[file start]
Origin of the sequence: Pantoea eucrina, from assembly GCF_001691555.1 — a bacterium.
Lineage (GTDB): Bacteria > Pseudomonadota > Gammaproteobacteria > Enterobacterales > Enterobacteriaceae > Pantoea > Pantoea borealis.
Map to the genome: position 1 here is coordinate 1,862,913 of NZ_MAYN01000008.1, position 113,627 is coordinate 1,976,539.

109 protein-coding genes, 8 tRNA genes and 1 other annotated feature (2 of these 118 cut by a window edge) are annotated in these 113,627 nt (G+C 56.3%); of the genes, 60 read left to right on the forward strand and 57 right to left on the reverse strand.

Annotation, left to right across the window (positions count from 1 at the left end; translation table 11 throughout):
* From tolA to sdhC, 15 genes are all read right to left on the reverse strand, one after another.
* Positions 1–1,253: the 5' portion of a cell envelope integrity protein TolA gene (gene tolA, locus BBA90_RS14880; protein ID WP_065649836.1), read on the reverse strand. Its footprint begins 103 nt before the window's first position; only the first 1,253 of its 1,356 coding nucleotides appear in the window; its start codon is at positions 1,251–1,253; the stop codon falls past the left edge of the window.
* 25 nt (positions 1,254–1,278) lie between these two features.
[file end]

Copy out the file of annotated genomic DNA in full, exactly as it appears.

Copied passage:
Origin of the sequence: Pantoea eucrina, from assembly GCF_001691555.1 — a bacterium.
Lineage (GTDB): Bacteria > Pseudomonadota > Gammaproteobacteria > Enterobacterales > Enterobacteriaceae > Pantoea > Pantoea borealis.
Map to the genome: position 1 here is coordinate 1,862,913 of NZ_MAYN01000008.1, position 113,627 is coordinate 1,976,539.

109 protein-coding genes, 8 tRNA genes and 1 other annotated feature (2 of these 118 cut by a window edge) are annotated in these 113,627 nt (G+C 56.3%); of the genes, 60 read left to right on the forward strand and 57 right to left on the reverse strand.

Annotation, left to right across the window (positions count from 1 at the left end; translation table 11 throughout):
* From tolA to sdhC, 15 genes are all read right to left on the reverse strand, one after another.
* Positions 1–1,253: the 5' portion of a cell envelope integrity protein TolA gene (gene tolA, locus BBA90_RS14880; protein ID WP_065649836.1), read on the reverse strand. Its footprint begins 103 nt before the window's first position; only the first 1,253 of its 1,356 coding nucleotides appear in the window; its start codon is at positions 1,251–1,253; the stop codon falls past the left edge of the window.
* 25 nt (positions 1,254–1,278) lie between these two features.